Sulemana Braimah, the executive director of the Media Foundation for West Africa (MFWA), has described the market polls imposed on 'Kayayei' as 'inhumane.'
According to him, the tax should never have existed in the first place, not to talk of the need to abolish it.He remarked that the 'Kayayei' phenomenon should be treated as a scar on the country's conscience, after 60 years of independence.
To him, that young women in order to survive, had to carry loads on their heads should be viewed as indecent and an assault on the pride of the nation.
Taking to his Facebook wall, Braimah wrote, "The young women, almost entirely from the three regions of the North, resort to [carrying loads] not as a matter of choice. They do so as a means of survival. Let no one tell me they make a lot of money. Those who argue that way may justify prostitution on the same grounds but will threaten mayhem if their daughters were to opt for ‘kaya’ or prostitution as a means of making a lot of money. The poverty and lack of opportunities that drive the young women into ‘kaya’ is what has to be confronted and dealt with. I hope we will do so as a nation.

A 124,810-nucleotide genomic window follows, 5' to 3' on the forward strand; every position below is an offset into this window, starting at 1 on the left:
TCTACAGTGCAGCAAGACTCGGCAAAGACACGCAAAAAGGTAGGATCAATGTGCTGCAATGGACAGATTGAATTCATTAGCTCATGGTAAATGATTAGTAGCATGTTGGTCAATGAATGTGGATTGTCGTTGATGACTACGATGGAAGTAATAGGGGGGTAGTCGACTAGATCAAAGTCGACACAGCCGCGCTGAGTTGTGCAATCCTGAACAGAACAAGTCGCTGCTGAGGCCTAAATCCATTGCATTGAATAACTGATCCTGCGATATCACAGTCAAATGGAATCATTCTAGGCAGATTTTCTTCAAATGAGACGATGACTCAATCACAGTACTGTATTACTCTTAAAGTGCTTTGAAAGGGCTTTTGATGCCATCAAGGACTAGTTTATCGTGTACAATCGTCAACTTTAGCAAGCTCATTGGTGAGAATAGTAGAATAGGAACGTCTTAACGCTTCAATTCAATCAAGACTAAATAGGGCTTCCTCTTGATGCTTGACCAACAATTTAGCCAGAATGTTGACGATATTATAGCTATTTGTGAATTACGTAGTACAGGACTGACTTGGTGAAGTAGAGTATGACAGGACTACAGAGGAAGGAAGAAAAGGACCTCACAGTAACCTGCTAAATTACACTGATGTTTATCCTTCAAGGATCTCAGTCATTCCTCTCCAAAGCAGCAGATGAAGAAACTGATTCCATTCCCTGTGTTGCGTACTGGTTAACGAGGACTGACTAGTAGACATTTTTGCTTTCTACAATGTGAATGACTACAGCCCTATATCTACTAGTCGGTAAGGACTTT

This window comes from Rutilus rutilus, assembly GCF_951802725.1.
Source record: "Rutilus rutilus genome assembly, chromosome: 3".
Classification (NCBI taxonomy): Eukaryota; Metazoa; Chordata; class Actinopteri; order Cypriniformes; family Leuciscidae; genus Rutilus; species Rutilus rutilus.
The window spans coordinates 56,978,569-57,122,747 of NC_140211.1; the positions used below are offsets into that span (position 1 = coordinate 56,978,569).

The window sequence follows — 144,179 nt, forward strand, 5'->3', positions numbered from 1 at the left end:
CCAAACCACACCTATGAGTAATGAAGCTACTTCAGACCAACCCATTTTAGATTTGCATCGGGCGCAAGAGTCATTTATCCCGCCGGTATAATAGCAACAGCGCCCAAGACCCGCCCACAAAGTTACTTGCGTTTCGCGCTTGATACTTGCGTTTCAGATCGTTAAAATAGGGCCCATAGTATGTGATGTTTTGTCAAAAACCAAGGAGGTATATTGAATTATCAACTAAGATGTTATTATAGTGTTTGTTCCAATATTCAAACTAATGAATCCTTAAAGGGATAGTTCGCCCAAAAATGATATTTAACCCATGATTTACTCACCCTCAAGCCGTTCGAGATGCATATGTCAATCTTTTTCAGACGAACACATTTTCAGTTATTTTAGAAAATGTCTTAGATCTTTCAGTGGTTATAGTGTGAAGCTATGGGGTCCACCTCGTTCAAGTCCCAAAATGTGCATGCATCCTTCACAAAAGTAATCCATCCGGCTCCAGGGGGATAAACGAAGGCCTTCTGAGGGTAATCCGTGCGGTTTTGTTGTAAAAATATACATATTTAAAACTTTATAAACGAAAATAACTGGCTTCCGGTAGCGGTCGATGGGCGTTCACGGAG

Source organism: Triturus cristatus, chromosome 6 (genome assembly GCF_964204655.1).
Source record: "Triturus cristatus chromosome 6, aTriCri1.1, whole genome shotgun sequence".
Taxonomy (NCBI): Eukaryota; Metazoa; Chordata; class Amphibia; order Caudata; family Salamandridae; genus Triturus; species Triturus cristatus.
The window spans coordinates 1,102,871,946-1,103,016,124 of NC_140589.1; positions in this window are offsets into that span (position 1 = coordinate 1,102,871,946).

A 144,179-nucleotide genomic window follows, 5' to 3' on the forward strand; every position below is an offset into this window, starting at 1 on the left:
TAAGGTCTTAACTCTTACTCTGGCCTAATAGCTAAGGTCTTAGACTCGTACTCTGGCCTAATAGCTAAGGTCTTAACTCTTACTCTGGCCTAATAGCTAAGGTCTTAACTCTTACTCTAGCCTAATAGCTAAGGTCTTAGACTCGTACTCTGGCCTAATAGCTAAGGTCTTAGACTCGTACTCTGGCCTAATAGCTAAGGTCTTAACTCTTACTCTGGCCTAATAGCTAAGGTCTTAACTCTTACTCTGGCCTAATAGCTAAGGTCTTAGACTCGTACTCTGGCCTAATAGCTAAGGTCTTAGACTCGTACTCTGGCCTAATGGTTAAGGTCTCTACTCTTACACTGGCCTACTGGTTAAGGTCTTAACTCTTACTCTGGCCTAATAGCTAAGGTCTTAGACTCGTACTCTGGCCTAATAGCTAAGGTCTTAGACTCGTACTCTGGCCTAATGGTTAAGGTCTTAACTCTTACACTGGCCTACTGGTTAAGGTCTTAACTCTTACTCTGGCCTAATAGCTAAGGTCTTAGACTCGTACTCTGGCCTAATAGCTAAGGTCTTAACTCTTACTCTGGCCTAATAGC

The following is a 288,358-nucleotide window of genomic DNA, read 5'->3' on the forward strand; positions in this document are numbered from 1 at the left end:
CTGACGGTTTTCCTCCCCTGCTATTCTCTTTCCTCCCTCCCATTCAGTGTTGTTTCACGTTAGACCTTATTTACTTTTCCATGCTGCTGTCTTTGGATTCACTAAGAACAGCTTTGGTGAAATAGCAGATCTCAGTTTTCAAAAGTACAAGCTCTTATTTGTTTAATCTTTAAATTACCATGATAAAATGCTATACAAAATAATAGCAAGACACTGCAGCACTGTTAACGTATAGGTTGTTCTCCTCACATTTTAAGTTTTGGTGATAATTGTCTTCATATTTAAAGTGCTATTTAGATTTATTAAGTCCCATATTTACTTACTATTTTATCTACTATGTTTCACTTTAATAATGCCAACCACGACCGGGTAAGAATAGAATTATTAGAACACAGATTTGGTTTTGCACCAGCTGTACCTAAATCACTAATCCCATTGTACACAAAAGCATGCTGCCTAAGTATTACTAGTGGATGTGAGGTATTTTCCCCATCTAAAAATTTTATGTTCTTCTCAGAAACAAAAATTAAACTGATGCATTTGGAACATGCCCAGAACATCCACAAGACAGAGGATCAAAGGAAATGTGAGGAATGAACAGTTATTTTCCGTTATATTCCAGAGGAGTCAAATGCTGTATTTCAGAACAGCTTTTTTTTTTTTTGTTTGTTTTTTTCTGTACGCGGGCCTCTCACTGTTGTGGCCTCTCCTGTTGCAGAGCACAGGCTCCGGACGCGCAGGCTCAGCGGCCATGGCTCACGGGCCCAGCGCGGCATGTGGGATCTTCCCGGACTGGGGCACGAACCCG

“So here comes a challenge to Ms Otiko Afisah Djaba. She is our Minister for Gender. She is from the north of the country where the kayayei come from. She has an opportunity to push for an end to the menace before anyone thinks of using the words she used on former President Mahama for disappointing people from the North against her. I hope Otiko will push and we will support her!"
On Thursday, March 2, Ken Offori-Ata, the minister of finance read the 2017 budget to parliament. He highlighted several project and policies the government was looking to undertake.
He also outlined some major tax reforms including the abolishment of import duties on spare parts and market tolls.